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The modern town of Santiponce overlies the pre-Roman Iberian settlement and part of the well-preserved Roman city.
The nearby native and Roman city of Hispalis (Seville) was and would remain a larger city, but Italica was founded in 206 BC by the great Roman general Publius Cornelius Scipio (later given the nickname Africanus) to settle his victorious veterans from the Second Punic Wars against Hannibal and the Carthaginians, and close enough to the Guadalquivir to control the area.
For a decade, CR conducted independent testing and research to highlight the dangers of cigarettes.
The Surgeon General’s Advisory Committee on Smoking and Health used CR’s work to draft its landmark report.
By Royal Order of 1912 Italica was declared a National Monument, but it was not until 2001 that the archaeological site of Italica and the areas of protection were clearly defined.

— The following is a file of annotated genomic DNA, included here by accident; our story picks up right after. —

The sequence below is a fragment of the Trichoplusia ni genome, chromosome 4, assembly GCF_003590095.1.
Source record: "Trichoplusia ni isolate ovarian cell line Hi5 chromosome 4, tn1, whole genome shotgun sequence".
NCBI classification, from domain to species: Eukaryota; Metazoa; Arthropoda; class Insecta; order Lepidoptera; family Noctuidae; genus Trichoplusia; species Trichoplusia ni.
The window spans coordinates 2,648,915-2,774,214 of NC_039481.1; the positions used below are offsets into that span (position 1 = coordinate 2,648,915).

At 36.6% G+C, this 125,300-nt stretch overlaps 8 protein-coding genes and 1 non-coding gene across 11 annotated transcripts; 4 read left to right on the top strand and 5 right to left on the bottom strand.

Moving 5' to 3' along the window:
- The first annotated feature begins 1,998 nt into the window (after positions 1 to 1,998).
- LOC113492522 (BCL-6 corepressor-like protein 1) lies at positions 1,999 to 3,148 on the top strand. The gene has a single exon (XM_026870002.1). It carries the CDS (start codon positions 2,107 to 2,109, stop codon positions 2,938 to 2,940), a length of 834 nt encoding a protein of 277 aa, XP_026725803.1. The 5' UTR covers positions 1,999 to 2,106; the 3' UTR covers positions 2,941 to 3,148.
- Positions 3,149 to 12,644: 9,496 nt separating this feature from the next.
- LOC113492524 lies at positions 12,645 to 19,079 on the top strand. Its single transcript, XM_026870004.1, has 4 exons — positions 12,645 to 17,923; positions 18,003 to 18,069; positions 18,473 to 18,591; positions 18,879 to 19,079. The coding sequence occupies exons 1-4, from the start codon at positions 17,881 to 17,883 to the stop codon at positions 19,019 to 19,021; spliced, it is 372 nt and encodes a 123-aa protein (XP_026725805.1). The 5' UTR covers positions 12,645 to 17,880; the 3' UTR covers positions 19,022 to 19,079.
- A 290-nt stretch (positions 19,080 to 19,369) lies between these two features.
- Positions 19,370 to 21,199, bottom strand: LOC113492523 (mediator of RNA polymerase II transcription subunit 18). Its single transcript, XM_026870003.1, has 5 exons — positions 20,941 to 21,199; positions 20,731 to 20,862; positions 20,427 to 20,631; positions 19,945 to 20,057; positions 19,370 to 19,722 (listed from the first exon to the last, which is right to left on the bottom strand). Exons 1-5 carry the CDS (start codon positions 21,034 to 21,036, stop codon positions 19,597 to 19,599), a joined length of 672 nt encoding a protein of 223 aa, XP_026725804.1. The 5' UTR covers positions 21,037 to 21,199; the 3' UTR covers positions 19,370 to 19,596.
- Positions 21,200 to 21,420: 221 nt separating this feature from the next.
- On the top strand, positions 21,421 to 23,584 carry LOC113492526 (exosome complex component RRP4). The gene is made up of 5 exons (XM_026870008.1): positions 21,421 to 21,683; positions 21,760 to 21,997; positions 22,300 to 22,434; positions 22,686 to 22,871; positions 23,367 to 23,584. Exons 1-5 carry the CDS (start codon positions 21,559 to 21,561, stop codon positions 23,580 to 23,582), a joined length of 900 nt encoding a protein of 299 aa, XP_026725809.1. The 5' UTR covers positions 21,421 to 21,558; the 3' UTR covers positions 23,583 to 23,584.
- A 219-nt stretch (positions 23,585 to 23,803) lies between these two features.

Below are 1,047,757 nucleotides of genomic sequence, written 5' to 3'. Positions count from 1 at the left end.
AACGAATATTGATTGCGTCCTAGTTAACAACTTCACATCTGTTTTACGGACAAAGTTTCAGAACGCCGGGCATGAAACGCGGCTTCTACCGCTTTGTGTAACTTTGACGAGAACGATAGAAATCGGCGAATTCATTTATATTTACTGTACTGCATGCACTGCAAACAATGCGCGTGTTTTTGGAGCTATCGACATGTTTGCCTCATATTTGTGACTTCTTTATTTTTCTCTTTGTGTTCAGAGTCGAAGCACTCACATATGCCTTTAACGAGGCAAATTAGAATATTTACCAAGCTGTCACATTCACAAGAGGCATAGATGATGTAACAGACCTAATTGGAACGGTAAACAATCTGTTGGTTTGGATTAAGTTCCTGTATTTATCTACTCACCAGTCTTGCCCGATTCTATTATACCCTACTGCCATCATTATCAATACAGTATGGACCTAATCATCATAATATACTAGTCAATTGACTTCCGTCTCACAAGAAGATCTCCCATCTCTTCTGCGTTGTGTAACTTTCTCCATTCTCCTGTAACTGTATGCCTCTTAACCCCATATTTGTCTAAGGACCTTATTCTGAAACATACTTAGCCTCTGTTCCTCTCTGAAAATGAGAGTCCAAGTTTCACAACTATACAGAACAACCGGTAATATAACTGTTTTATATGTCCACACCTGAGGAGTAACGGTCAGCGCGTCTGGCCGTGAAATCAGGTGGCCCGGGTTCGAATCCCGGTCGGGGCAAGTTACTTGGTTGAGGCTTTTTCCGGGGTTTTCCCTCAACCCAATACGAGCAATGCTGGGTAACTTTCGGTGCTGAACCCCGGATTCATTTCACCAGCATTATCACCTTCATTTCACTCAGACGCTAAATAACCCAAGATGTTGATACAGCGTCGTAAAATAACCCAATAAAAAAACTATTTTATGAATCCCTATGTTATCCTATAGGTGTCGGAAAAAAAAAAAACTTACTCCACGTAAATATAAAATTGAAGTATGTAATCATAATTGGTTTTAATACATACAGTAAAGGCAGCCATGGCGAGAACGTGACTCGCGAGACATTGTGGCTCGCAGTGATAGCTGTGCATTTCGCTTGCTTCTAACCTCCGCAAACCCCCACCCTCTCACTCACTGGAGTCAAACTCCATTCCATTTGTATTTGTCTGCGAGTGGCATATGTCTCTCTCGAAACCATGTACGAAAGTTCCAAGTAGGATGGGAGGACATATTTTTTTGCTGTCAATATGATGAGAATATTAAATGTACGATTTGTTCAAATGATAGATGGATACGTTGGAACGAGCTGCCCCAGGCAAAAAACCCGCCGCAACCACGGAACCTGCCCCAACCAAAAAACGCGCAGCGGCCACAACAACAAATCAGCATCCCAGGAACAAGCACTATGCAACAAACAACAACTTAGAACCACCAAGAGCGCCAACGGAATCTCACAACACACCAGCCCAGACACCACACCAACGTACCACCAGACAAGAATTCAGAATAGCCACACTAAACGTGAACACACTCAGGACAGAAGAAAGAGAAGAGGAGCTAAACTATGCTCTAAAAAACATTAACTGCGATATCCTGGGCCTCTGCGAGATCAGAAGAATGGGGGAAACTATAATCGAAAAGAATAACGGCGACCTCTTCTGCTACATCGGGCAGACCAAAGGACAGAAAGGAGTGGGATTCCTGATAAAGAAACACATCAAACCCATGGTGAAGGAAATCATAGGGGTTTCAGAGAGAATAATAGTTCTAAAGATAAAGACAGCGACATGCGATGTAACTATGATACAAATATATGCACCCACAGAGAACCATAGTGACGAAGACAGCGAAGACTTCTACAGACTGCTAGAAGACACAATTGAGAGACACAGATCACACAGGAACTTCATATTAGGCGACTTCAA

As no modern city covered many of Italica's buildings, the result is an unusually well-preserved Roman city with cobbled Roman streets and mosaic floors still in situ.
After working to pass bans in several states, the FDA finally announced a federal ban on BPA in baby bottles and sippy cups (2012) and infant formula packaging (2013).
After years of CR’s advocating for standards to address the problem of blind zones behind cars and trucks, the Department of Transportation finally required backup cameras in all vehicles less than 10,000 pounds by 2018.
Italica thrived especially under the patronage of Hadrian, like many other cities in the empire under his influence at this time, but it was especially favoured as his birthplace.
CR tests showed two-thirds of seat belts failed basic safety and durability tests, leading CR to call for better belts and for federal standards that incorporated crash testing. When CR first crash-tested car seats, 12 out of 15 were rated Not Acceptable. Department of Agriculture data, CR found pesticide levels in some fruits and vegetables were too high.